Years before there was a viable market for previously owned luxury watches, Danny Govberg was enthralled with them. The CEO of Govberg Jewelers and cofounder of the e-commerce platform WatchBox took an interest in secondhand timepieces in the early ’80s, mainly as a way to stand out in his family’s crowded Philadelphia-based jewelry business. “If someone came in to buy a diamond, it would be my dad, then my grandmother, then my grandfather—I would be something like fifth in line,” recalls Govberg with a laugh.
Today, the retailer is one of the world’s most experienced dealers of used watches. With WatchBox—which functions as Govberg’s pre-owned retail arm but is technically a separate business—he’s helped build the ultimate one-stop shop for watch enthusiasts. Through the omnichannel platform, which includes a by-appointment store in Philadelphia, consumers can trade, buy, sell, and research pre-owned (mainly Swiss) watches.
“Most retailers can only sell you a new watch,” Govberg says. “And this doesn’t make sense. You’re not told at a car dealership, ‘The only thing you can do here is buy a new car.’ We do it all, and we’re the best at it.”
Your family was in diamonds for generations. How did you get going with watches?
In 1983, I went to a couple of shows, and I eventually became a dealer for Vacheron Constantin, Rolex, and a few others—and I was buying watches from the ’50s to the ’80s. Back then, it wasn’t as hard to get watches. Now you could go to a top watch brand and you may never get it, or you’ll have to wait 10 years.… I was getting brands in 1985, back when IWC was distributed by a gold manufacturing company.
WatchBox accounts for roughly 60 percent of your total business. To what do you attribute its success?
Customers want to be able to buy, sell, and trade their timepieces with very little friction, and we let them do that. Before, it just wasn’t easy to sell or trade pre-owned watches, so they sat in drawers. Now that it’s easy to do, it’s like oil gushers are coming out of drawers. Women have always been able to sell gold, but men haven’t been able to sell with confidence before. As Swiss watch brands exploded, selling new and pre-owned watches became easier—you don’t need to be a genius to sell Patek Philippe. I mean, so many retailers make their living on Rolex’s back, and because of that they have not had to innovate. Our pre-owned watches are like new—they’re in mint condition—and come with a 15-month warranty. We’re a service center for Breitling and Patek Philippe. People have trust in the fact that we’re bringing these watches back. Watches have to work, not like jewelry. Which is why a platform like The RealReal doesn’t work as well for watches.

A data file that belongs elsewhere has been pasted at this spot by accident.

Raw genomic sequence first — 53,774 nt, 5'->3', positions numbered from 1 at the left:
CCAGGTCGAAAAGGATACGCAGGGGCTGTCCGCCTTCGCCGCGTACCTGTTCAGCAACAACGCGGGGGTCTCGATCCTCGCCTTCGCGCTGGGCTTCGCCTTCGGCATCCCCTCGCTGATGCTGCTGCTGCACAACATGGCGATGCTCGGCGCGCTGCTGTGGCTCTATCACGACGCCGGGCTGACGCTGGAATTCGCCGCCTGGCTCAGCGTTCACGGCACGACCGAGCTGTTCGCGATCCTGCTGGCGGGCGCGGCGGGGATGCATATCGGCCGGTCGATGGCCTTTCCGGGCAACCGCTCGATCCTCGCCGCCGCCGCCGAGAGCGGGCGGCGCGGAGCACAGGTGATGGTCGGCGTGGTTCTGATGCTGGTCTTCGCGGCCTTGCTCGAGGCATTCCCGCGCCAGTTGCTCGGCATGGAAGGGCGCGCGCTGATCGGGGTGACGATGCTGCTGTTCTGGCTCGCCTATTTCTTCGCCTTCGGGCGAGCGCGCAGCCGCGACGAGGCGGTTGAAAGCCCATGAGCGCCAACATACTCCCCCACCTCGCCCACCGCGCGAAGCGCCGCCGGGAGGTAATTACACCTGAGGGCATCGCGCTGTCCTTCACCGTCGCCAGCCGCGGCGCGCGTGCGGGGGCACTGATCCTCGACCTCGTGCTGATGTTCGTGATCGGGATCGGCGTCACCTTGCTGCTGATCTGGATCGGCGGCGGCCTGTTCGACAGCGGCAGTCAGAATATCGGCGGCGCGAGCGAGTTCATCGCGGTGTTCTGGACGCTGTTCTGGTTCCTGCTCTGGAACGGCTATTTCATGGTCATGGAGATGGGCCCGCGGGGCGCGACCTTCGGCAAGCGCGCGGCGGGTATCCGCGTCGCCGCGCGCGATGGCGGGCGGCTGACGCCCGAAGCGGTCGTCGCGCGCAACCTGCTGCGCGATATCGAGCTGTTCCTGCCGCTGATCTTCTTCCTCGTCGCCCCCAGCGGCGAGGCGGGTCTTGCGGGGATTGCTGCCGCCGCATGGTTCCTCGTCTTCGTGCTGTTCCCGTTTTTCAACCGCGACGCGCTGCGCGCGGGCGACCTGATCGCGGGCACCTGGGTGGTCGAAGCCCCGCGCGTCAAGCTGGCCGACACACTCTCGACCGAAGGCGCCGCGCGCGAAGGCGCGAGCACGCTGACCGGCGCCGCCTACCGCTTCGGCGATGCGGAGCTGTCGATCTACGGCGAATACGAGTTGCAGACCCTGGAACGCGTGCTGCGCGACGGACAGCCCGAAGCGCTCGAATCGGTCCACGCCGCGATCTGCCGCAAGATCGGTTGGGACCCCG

Where do you see the pre-owned watch category going in the future?
The whole craze for pre-owned luxury watches is just growing. No one ever throws out a Rolex, so every year it’s like a certain amount of watches enter the world…and the world just has to eat them. Pre-owned has a very healthy future. It’s been growing at 35 percent every year for us.
You were one of the first sellers of pre-owned luxury items in the e-commerce game. Have you always prioritized technology?
Definitely. I was always into technology. And around seven years ago, I started to realize that technology is going to change the game. So I made a decision then to understand eBay and certain other online forums. Then we started to really invest in tech—apps, social, e-commerce.… The journey [for customers] starts at Google now, people doing a Google search for a product. Which is why we spend over $2 million a year on pay-per-click just with Google. We try to get people to begin their journey with us. A lot of retailers and brands are saying, “This thing called the internet, you must do something about it; this hurts us and it’s getting in our way.” But the internet is not going away, so we’ve taken the approach of embracing technology. What I’d like to say is “Thank you, thank you, thank you for the opportunity to embrace the internet.” There’s plenty of room for all kinds of retailers to do great things, but they can’t hope that change is going to come. They have to make change come.
(Govberg: Paige Thatcher)